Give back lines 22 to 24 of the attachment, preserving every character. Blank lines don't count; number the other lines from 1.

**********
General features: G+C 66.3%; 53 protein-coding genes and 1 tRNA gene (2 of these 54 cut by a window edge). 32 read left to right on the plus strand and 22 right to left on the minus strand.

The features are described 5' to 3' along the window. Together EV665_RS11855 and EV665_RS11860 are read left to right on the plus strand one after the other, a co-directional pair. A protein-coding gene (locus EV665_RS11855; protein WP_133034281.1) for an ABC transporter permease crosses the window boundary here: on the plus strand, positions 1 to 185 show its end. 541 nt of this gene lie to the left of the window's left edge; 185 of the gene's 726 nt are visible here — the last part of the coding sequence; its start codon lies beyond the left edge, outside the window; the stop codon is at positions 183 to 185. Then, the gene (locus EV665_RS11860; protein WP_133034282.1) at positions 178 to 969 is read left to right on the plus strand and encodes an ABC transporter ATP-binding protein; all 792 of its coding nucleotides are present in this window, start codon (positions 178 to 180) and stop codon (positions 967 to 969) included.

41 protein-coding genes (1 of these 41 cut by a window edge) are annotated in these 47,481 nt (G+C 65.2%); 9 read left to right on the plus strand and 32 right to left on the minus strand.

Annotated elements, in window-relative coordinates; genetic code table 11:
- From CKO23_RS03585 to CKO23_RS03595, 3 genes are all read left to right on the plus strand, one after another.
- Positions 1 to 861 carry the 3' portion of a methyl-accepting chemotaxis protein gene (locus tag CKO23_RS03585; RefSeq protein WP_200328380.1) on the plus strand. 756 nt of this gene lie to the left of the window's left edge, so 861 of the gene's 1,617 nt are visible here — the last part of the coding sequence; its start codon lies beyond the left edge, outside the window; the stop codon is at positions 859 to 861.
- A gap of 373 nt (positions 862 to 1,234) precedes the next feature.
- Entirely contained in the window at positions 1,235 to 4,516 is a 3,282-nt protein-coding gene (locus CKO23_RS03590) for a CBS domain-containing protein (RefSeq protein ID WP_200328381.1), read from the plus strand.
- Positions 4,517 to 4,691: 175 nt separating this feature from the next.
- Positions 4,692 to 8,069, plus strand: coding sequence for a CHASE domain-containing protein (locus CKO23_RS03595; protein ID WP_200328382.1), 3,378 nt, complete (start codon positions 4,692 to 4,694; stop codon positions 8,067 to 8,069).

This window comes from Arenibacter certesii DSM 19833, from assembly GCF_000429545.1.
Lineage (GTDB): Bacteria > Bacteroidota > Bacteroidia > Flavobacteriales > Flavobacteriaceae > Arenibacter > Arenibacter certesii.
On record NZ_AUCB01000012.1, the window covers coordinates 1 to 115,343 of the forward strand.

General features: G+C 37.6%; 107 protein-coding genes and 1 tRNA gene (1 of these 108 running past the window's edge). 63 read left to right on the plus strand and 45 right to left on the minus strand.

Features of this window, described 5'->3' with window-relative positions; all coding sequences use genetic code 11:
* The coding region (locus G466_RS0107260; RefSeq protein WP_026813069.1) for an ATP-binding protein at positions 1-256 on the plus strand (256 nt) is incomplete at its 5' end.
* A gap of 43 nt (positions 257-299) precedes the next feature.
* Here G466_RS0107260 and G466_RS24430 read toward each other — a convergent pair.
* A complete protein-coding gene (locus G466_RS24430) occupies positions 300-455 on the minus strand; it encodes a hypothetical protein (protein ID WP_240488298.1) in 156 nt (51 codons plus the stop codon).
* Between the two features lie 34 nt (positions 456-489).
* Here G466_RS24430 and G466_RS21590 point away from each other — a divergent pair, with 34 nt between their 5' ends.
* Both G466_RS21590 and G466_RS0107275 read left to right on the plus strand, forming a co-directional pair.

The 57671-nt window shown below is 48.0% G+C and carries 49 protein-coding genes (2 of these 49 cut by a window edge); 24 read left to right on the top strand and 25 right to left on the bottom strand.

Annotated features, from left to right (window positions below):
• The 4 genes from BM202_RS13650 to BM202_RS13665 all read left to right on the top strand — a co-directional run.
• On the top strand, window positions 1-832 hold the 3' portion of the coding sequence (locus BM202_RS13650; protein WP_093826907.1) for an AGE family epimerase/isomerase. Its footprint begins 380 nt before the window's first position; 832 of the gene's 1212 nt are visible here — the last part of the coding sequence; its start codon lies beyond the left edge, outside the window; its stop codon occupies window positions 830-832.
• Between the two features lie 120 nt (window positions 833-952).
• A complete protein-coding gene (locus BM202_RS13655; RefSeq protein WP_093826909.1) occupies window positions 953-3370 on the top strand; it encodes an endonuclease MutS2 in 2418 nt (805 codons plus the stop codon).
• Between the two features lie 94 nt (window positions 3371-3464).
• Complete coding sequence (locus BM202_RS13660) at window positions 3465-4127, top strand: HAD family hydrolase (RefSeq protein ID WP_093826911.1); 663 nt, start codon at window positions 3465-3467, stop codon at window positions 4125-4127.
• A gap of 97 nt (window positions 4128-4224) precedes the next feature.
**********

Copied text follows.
* Both G466_RS21590 and G466_RS0107275 read left to right on the plus strand, forming a co-directional pair.

The 57671-nt window shown below is 48.0% G+C and carries 49 protein-coding genes (2 of these 49 cut by a window edge); 24 read left to right on the top strand and 25 right to left on the bottom strand.

Annotated features, from left to right (window positions below):